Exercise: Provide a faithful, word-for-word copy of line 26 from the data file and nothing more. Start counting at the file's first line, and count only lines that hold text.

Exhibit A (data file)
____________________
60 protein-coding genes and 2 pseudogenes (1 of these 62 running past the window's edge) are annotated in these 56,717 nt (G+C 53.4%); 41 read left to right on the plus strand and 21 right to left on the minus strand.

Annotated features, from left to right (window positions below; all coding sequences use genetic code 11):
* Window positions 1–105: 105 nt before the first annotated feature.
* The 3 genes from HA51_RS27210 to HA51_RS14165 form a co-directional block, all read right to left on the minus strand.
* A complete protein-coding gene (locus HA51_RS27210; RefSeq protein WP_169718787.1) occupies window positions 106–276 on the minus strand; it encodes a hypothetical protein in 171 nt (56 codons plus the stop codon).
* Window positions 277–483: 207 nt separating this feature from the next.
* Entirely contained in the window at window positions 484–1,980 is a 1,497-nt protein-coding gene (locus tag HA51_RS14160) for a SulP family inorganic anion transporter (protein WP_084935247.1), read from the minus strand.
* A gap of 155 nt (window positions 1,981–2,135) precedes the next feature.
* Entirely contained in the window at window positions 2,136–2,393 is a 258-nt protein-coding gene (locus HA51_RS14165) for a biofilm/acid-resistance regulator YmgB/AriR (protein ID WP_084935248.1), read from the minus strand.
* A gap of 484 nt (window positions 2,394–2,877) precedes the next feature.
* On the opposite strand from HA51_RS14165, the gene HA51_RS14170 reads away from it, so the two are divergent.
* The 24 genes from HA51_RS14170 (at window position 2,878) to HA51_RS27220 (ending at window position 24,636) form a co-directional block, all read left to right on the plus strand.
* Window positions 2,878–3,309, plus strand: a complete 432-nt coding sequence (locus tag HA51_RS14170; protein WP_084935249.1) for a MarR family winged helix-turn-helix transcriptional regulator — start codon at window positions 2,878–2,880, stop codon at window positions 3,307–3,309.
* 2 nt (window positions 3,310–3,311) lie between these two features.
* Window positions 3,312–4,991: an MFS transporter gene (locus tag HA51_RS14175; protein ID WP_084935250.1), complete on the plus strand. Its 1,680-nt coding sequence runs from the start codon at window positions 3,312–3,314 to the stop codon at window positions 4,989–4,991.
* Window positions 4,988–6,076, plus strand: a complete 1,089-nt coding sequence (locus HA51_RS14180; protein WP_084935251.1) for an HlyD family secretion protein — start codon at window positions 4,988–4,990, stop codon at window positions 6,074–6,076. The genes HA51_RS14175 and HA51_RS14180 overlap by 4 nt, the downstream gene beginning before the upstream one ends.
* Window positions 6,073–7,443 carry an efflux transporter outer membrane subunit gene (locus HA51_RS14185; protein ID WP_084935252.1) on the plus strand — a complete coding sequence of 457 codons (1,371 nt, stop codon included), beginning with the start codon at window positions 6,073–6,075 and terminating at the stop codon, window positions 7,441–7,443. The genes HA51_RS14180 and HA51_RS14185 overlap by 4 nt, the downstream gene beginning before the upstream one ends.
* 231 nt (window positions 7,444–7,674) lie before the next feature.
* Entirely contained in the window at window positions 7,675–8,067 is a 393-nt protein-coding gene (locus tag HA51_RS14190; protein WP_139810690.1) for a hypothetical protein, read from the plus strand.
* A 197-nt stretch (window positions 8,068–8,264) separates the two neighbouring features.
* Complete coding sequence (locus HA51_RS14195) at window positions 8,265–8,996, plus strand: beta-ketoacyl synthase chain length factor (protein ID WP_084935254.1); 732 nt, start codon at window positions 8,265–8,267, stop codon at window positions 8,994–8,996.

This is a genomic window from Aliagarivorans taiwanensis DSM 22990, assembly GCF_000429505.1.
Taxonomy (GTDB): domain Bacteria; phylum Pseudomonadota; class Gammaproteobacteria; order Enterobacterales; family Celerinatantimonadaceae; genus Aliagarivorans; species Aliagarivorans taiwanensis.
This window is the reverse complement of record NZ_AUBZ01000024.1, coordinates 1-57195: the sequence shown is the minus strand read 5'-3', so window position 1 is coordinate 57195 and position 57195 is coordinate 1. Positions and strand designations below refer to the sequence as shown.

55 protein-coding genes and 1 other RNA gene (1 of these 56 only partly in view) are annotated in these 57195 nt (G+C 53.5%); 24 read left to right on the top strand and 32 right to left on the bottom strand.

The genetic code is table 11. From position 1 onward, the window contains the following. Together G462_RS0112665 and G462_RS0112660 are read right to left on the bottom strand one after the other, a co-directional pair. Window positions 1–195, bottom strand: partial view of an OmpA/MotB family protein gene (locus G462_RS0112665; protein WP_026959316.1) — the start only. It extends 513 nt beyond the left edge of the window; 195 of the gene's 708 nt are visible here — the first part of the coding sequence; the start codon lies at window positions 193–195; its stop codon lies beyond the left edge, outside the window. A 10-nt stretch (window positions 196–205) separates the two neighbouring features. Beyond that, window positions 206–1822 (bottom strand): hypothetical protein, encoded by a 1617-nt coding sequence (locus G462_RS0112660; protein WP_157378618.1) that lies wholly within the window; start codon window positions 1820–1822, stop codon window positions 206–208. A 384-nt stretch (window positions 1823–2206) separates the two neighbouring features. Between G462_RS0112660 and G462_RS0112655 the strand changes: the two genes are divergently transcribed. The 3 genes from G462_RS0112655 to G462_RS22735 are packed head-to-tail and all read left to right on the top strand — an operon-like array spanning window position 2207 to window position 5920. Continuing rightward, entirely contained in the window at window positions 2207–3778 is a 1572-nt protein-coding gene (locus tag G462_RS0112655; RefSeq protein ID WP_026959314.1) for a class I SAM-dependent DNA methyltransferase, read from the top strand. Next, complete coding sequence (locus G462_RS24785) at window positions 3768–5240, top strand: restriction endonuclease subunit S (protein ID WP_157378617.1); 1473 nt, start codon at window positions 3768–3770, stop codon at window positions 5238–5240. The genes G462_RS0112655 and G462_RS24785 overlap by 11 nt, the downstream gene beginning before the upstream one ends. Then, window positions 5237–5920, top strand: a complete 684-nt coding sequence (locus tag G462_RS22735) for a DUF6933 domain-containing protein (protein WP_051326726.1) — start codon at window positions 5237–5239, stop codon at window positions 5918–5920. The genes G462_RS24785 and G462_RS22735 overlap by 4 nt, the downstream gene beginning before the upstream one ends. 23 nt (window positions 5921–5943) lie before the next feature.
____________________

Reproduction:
The genetic code is table 11. From position 1 onward, the window contains the following. Together G462_RS0112665 and G462_RS0112660 are read right to left on the bottom strand one after the other, a co-directional pair. Window positions 1–195, bottom strand: partial view of an OmpA/MotB family protein gene (locus G462_RS0112665; protein WP_026959316.1) — the start only. It extends 513 nt beyond the left edge of the window; 195 of the gene's 708 nt are visible here — the first part of the coding sequence; the start codon lies at window positions 193–195; its stop codon lies beyond the left edge, outside the window. A 10-nt stretch (window positions 196–205) separates the two neighbouring features. Beyond that, window positions 206–1822 (bottom strand): hypothetical protein, encoded by a 1617-nt coding sequence (locus G462_RS0112660; protein WP_157378618.1) that lies wholly within the window; start codon window positions 1820–1822, stop codon window positions 206–208. A 384-nt stretch (window positions 1823–2206) separates the two neighbouring features. Between G462_RS0112660 and G462_RS0112655 the strand changes: the two genes are divergently transcribed. The 3 genes from G462_RS0112655 to G462_RS22735 are packed head-to-tail and all read left to right on the top strand — an operon-like array spanning window position 2207 to window position 5920. Continuing rightward, entirely contained in the window at window positions 2207–3778 is a 1572-nt protein-coding gene (locus tag G462_RS0112655; RefSeq protein ID WP_026959314.1) for a class I SAM-dependent DNA methyltransferase, read from the top strand. Next, complete coding sequence (locus G462_RS24785) at window positions 3768–5240, top strand: restriction endonuclease subunit S (protein ID WP_157378617.1); 1473 nt, start codon at window positions 3768–3770, stop codon at window positions 5238–5240. The genes G462_RS0112655 and G462_RS24785 overlap by 11 nt, the downstream gene beginning before the upstream one ends. Then, window positions 5237–5920, top strand: a complete 684-nt coding sequence (locus tag G462_RS22735) for a DUF6933 domain-containing protein (protein WP_051326726.1) — start codon at window positions 5237–5239, stop codon at window positions 5918–5920. The genes G462_RS24785 and G462_RS22735 overlap by 4 nt, the downstream gene beginning before the upstream one ends. 23 nt (window positions 5921–5943) lie before the next feature.